When I was younger, my father taught me that we spoke Cantonese, but that our family’s dialect was Seiyap 四邑, while other people in Chinatown spoke Saamyap 三邑. In high school in the suburban Midwest, Cantonese speaking students flatly informed me that I didn’t speak Cantonese. I remember going home to my father and telling him that he had lied to me! But the truth, I found out later, wasn’t quite so simple.
We speak a dialect that I will refer to—at least in this post—as Taishanese 台山話. This variety of Chinese is related to Cantonese as spoken in Hong Kong, and is properly classified under the Cantonese or Yue 粵 grouping of Chinese dialects. Taishanese was the dominant language of the first wave of Chinese immigrants, from the 1860s through the 1960s. Subsequent waves of immigration displaced Taishanese with Cantonese as the dominant language, and now Mandarin.
I spent five years studying linguistics at UCLA and Northwestern University. College proved to be the perfect opportunity to explore the dialect my family spoke, where I dug up every single resource that I could find. For example, it turned out that there are many, many different names for this dialect, and that even the “boundaries” of what constitutes my family’s dialect may vary from person to person. I also learned of plenty of Chinese Americans in the United States who were eager to learn about their history. At the time I graduated, my goal was to write a dictionary, pulling together all my experience and resources.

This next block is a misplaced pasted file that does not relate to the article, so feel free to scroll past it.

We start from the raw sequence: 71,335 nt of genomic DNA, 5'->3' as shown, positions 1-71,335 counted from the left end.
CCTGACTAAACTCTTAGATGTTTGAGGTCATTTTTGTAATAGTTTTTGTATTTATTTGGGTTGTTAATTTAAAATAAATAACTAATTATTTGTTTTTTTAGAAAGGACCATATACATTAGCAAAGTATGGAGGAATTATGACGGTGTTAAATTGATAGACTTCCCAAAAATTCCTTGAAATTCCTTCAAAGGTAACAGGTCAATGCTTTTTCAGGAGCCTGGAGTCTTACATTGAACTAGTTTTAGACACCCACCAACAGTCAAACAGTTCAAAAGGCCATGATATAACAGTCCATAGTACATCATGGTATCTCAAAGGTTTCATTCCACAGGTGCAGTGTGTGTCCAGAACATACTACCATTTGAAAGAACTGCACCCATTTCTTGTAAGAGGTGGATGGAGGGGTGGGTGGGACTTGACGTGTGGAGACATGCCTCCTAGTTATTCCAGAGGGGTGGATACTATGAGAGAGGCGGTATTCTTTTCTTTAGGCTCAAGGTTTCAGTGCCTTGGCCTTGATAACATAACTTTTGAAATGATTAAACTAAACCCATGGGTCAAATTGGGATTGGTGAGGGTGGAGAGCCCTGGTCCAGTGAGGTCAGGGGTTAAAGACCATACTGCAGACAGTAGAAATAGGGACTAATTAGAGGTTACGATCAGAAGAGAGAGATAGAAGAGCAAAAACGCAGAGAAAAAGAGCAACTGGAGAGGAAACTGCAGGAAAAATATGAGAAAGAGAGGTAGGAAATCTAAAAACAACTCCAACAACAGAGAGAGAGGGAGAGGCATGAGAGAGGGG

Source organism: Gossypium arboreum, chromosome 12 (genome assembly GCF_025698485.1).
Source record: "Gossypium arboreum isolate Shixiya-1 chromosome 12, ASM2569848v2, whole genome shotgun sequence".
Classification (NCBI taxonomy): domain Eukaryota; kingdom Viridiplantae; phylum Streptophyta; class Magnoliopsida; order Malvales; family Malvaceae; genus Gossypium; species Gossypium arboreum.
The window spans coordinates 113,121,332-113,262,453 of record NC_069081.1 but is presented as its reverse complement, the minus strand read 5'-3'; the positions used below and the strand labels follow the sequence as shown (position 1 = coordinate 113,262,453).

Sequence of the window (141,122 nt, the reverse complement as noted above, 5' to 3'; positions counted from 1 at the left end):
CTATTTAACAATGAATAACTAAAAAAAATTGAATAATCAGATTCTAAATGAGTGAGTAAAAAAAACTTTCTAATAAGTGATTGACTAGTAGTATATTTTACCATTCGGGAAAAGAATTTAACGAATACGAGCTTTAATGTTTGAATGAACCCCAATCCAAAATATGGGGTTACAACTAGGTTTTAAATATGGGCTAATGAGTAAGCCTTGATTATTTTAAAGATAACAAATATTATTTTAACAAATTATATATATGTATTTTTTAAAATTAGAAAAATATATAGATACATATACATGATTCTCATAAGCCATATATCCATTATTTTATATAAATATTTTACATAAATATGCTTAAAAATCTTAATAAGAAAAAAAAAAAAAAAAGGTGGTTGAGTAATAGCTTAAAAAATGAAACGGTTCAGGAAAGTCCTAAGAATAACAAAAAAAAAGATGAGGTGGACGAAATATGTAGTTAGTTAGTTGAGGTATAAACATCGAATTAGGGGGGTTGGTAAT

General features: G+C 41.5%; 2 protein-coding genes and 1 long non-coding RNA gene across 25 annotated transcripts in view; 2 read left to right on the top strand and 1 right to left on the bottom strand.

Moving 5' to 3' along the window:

But then life happened.
Enchanted by the world beyond academia and theoretical linguistics, I quit my doctoral program to become a computational lexicographer, eventually winding up as a business analyst. (FYI, a linguistics education is a fabulous way to develop top-notch analytical skills.) My already poor Chinese skills deteriorated even further. Links with academia faded away. A wonderful career in business consulting also began consuming all of my spare time.
Only recently did I decide to take another stab at Taishanese. This blog is aimed to supplement that work. When I have an article I’d like to share or bookmark, I’ll post it here. This blog is also potentially an archive of bits of information that I’d like to remember, but don’t know what to do with otherwise. I also encourage comments—I’d love to hear from other Taishanese linguists and enthusiasts.